Alun C. Davies is an historian. He was until his retirement in 1999, Reader in Economic & Social History at the Queen’s University of Belfast. He is currently researching and writing about the history of the horological industries. He was born in Aberdare in 1938 and was brought up in Trecynon, later living in Abernant, briefly, and then Plasdraw, until he left Aberdare for university in Aberystwyth.
Several of Alun’s close family had connections with ABGS. His father, David Herbert Davies, (headmaster of Cwmdare primary school) was a pupil between 1915–1920, as were his brothers Mervyn Walter (1918–22) and Mansel Morris (1924–30). Alun’s sister, Mrs Menna Bird (AGGS 1947–55) taught at the school for six months in 1966: she married David S. Bird (ABGS 1944–51).
I entered Form 1 Alpha at ABGS in September 1948, aged 10 years and 4 months, proudly wearing a too large school cap passed down from a cousin who’d just left. Our form room was Room 3, and we numbered about thirty, including several friendly and familiar faces from Park School. Our Form Master was Griffith Quick who left at Christmas, to be succeeded by Garfield Griffiths (of whom more below). This note is written 67 years later (2015) and is prompted by my memories of some of the staff.
During my time there were three Headmasters – Gwilym Ambrose, T. Brinley Reynolds, and Jess Warren. The one who dominated my early years was Brinley Reynolds, then Acting Headmaster. The school magazine reported that
When Mr Ambrose left the School
To run a Training College,
Sir Brinley Reynolds took his place.
A man of wit and knowledge.
The ditty was right. In addition to his administrative duties ‘Brin’ taught French to the three streams — 90 boys — in the first year intake, to know something of all the boys thereafter. He sang the Marseillaise – in a fine baritone voice, unaccompanied, in good tune and with remarkably clear diction. None of us had heard it before. He ordered ‘No one is to laugh!’ No one did - because he effortlessly commanded immense respect. He could silence a rowdy classroom simply by opening the door and standing there. His wit and humour greatly appealed to ten and eleven year olds. When he taught us the time and weather in French he slowly stared out of the window, then elaborately stretched out his arm and looked at his watch and asked ‘Quel temps est il?’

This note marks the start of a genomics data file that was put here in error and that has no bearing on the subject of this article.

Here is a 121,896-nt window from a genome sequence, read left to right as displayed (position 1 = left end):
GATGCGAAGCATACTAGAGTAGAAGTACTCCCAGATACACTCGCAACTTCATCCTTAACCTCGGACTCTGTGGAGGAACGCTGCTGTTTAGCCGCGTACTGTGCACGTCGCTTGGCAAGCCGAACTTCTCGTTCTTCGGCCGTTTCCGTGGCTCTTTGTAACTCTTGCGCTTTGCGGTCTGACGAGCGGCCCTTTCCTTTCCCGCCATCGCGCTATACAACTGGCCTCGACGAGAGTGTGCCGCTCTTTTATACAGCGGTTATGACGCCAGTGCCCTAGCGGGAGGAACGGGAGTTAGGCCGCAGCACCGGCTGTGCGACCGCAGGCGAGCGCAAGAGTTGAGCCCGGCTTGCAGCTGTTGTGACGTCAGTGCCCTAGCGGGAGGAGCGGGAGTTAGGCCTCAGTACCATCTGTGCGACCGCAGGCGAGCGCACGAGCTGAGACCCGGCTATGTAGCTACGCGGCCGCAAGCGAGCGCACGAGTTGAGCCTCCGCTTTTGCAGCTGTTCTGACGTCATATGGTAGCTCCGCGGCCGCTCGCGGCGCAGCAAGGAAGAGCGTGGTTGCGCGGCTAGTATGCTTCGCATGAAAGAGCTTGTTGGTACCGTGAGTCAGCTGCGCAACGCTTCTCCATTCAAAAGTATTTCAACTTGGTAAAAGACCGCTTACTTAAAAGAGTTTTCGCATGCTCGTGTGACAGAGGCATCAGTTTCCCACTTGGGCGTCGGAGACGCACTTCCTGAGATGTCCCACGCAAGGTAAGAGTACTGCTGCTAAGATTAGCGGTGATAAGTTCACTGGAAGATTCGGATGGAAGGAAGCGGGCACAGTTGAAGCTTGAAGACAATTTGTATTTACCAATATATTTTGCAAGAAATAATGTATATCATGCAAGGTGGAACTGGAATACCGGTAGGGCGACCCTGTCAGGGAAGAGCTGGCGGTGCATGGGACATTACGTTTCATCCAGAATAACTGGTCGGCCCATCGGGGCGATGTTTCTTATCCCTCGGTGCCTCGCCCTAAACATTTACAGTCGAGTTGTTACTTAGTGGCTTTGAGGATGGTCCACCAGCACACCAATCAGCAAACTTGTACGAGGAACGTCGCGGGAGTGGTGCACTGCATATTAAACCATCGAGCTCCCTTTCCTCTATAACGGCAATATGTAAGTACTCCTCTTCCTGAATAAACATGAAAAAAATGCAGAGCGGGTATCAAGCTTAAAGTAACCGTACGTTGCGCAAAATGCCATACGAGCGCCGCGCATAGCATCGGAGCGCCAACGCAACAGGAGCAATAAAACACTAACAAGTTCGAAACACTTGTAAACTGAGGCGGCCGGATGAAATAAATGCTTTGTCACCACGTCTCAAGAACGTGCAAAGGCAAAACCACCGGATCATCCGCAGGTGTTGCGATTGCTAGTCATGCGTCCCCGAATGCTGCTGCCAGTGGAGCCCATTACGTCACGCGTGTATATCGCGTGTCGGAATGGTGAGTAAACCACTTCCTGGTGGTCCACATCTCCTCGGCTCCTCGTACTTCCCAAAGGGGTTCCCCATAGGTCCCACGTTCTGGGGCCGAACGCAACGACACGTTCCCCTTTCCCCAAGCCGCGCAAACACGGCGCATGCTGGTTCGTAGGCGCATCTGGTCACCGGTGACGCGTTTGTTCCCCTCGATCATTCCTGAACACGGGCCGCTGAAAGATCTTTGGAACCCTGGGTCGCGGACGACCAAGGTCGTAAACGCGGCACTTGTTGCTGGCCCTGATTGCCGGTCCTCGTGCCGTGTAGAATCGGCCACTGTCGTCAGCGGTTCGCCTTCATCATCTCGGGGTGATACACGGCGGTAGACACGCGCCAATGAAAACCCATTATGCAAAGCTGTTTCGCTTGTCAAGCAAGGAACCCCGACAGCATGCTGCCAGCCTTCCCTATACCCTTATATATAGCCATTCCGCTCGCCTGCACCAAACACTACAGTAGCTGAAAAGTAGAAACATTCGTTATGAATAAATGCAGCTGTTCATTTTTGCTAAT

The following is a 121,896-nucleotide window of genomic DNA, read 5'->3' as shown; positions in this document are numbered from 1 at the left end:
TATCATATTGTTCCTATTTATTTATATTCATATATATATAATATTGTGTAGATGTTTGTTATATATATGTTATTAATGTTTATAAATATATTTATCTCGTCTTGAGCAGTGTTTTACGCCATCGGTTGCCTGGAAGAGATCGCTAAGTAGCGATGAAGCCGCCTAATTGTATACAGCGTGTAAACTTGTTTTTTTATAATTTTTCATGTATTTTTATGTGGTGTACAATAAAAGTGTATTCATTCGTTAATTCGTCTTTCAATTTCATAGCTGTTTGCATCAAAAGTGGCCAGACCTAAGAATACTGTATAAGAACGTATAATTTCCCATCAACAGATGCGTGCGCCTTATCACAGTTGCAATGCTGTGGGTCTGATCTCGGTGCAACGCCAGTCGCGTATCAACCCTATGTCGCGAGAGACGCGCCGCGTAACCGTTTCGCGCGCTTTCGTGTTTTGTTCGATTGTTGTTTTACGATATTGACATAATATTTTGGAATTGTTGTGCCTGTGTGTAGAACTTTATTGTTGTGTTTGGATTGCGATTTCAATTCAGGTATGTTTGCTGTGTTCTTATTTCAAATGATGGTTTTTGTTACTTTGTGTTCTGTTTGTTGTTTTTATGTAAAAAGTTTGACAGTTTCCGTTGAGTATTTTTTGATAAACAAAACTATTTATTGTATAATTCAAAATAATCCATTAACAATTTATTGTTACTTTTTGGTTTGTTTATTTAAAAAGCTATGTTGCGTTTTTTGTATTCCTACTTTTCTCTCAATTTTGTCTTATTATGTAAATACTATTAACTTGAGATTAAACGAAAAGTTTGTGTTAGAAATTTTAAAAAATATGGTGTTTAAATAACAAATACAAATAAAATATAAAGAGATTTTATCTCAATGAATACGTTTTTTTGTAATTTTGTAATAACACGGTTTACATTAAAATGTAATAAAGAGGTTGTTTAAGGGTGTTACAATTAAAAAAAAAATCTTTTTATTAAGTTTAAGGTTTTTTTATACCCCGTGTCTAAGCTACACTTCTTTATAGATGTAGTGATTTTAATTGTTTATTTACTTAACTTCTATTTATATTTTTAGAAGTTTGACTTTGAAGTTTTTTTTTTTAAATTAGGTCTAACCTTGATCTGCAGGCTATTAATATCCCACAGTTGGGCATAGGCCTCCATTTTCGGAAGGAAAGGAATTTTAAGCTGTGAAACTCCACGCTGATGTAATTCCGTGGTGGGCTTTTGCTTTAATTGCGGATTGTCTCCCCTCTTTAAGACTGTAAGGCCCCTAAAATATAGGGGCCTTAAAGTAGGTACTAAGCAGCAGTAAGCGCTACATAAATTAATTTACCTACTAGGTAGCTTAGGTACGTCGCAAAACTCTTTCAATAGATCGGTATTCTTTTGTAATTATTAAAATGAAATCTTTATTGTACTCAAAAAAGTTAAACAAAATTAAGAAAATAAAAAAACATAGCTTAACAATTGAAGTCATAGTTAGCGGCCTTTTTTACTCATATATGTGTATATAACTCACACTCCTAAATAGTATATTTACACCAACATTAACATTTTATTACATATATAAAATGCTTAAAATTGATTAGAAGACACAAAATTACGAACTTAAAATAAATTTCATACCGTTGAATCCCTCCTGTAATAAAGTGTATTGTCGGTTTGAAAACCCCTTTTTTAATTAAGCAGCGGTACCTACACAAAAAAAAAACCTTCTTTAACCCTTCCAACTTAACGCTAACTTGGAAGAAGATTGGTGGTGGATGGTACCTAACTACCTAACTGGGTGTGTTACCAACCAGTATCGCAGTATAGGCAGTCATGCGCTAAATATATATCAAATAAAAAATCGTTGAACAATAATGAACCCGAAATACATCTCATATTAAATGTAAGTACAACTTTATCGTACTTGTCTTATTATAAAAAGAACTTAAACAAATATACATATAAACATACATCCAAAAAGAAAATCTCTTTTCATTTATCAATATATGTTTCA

‘Brin’ personified the school. When, in 1954, the day came for him to retire, he held his last morning assembly in the Main Hall. Adjacent classrooms and corridors were packed. All members of staff were there for the great occasion. There was a presentation. The atmosphere was electric. We knew that his life had been devoted to the School as pupil, teacher and then Headmaster. Towards the end of his valedictory words, emotion overcame him and he choked. The situation was saved when T.R. James played ‘For he’s a jolly good fellow’ several times on the piano. The singing allowed him to recover and we cheered.
T.R. James (‘Butch’) was one of the many members of the staff whose contributions well exceeded his formal duties as a teacher. He taught mathematics and was also a wonderful musician (LRAM in his spare time; no doubt he encouraged the School to acquire its Steinway grand). For many years he was the distinguished conductor of the Cwmbach Male Voice Choir. Just as importantly he helped to introduce generations of boys to classical choral music. Look at the ABGS web-site for details of the annual concerts in the Coliseum and the wonderful programmes he and P.E. Philips conducted between them. A vivid memory is of the Faure’s Requiem concert in 1949. (Avante garde for Aberdare, long before the days of LPs, CDs and Classic FM.) At the last full rehearsal on the day before the concert we were joined by the guest soloists. They included a rising young soprano, the brilliant Jennifer Vyvyan. When she sang her first solo (Pie Iesu) her voice, just a few feet away from the choir, was so electrifying that we failed to follow. Awestruck, we burst into applause.
Peter E. Philips (‘PEP’) was the other mainstay of the School’s musical extra-curricular activities, well aided by Jean Lindsay on the piano. PEP had a little pre-war Austin 7 boneshaker which was sometimes lifted and carried to a different part of the yard from where he had parked it. He took it all in good spirit. He taught French, was famous for his Saturday morning walks around town with his wife, Dr Blanche Phillips, and always raised his hat (a homburg) to boys he passed. He epitomised culture and civilisation.